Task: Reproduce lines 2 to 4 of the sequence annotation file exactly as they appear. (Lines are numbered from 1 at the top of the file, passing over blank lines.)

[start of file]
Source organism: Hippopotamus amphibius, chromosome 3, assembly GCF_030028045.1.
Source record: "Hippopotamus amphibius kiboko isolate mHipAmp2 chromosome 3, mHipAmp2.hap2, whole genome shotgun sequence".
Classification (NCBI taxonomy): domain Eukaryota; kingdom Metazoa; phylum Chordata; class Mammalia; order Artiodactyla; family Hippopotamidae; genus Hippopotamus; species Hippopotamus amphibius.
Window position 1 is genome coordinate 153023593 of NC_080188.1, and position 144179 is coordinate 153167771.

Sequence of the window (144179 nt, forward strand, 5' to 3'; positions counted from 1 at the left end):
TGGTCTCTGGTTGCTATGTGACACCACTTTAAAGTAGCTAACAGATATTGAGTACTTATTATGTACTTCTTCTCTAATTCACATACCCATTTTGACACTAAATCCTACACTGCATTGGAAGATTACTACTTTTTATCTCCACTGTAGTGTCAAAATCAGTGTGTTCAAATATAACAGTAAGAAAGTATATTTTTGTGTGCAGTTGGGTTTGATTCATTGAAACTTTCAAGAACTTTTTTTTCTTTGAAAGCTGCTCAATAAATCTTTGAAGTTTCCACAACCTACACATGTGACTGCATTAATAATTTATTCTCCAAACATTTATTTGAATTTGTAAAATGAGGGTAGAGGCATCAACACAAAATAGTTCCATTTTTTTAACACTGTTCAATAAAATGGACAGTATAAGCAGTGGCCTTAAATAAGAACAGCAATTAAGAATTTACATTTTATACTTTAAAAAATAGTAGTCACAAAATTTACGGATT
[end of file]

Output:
Source record: "Hippopotamus amphibius kiboko isolate mHipAmp2 chromosome 3, mHipAmp2.hap2, whole genome shotgun sequence".
Classification (NCBI taxonomy): domain Eukaryota; kingdom Metazoa; phylum Chordata; class Mammalia; order Artiodactyla; family Hippopotamidae; genus Hippopotamus; species Hippopotamus amphibius.
Window position 1 is genome coordinate 153023593 of NC_080188.1, and position 144179 is coordinate 153167771.